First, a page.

5. Finally, one might mention the celebrative social occasion. I refer to the foregathering of individuals admitted on a controlled basis, the whole occur­ ring under the auspices of, and in honor of, some jointly appreciated circumstances. A common mood or tone is likely to develop, tracing a contour of involvement. Participants arrive in a coordinated way and leave similarly. More than one bounded region may function as the setting of a single occasion, diese regions connected to facilitate moving, mingling and the circulation of response. Within its compass, a social occasion is likely to provide a setting for many different small focused undertakings, conversa­ tional and otherwise, and very often will highlight (and embed) a platform activity. Often there will be a sense of official proceedings, a period before characterized as available to uncoordinated sociability, and a period after that is marked by felt release from occasioned obligations. Typically there will be some preplanning, sometimes even an agenda. There will be special­ ization of functions, broadly among housekeeping staff, official organizers and nonofficiating participants. The affair as a whole is looked forward to and back upon as a unitary, reportable event. Celebrative social occasions can be seen as the largest interactional unit, being, it seems, the only kind that can be engineered to extend over a number of days. Ordinarily, however, once begun a celebrative occasion will be in continuous existence until its termination.

It is plain that whenever encounters, platform performances, or celebra­ tive, social occasions occur, so also does ambulatory movement and thus the units in which this movement is regulated. It should be just as plain that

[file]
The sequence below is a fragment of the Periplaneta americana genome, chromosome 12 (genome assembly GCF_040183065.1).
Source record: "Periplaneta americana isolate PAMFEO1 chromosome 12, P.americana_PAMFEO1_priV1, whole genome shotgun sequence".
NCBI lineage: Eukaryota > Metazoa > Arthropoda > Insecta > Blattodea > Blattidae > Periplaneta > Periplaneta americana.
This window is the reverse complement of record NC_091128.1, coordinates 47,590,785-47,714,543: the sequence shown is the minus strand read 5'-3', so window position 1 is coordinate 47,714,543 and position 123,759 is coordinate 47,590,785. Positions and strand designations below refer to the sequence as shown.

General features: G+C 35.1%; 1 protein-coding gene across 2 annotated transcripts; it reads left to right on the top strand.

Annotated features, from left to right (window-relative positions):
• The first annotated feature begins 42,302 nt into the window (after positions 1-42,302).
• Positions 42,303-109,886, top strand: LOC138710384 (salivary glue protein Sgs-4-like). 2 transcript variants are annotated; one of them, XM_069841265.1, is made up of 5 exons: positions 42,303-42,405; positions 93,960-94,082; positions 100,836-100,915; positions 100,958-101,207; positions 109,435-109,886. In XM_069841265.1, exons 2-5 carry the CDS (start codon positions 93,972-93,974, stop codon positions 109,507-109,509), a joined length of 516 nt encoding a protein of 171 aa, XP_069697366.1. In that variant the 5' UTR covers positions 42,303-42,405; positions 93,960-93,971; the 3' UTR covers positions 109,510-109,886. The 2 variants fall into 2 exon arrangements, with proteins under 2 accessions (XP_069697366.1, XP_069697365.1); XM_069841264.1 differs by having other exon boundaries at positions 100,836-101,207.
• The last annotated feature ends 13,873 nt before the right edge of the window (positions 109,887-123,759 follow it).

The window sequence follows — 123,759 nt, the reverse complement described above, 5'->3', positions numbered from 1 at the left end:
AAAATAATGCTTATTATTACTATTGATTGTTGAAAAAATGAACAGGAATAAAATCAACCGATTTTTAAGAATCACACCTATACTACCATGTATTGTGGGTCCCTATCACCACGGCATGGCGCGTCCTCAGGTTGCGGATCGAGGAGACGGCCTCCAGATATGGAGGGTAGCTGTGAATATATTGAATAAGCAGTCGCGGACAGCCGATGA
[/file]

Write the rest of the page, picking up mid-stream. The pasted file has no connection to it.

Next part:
Social Interaction and Social Structure 245

brief, two- to four-part verbal interchanges serve throughout the interaction order in a facilitative and accommodative way, remedying hitches in coor­ dinated activity and unintended impingements in connection with adjacent, independent activities.
I have touched on a few basic interaction entities: ambulatory units, contacts, conversational encounters, formal meetings, platform perfor­ mances, and social occasions. A parallel treatment could be provided of interaction processes or mechanisms. But although it is easy enough to uncover recurrent interaction processes of some generality—especially microscopic processes—it is difficult to identify basic ones, except, perhaps, in connection with turntaking in conversation. Something the same could be said of interaction roles.

I speak no further of the forms and processes of social life specific to the interaction order. Such talk might only have relevance for those interested in human ethology, collective behavior, public order, and discourse analysis. I want instead to focus my concluding remarks on one general issue of wider bearing: the interface between the interaction order and the more tradition­ ally considered elements of social organization. The aim will be to describe some features of the interaction order, but only those that directly bear upon the macroscopic worlds beyond the interaction in which these features are found.

From the outset a matter that is so obvious as to be taken for granted and neglected: the direct impact of situational effects upon social structures. Three examples might be cited.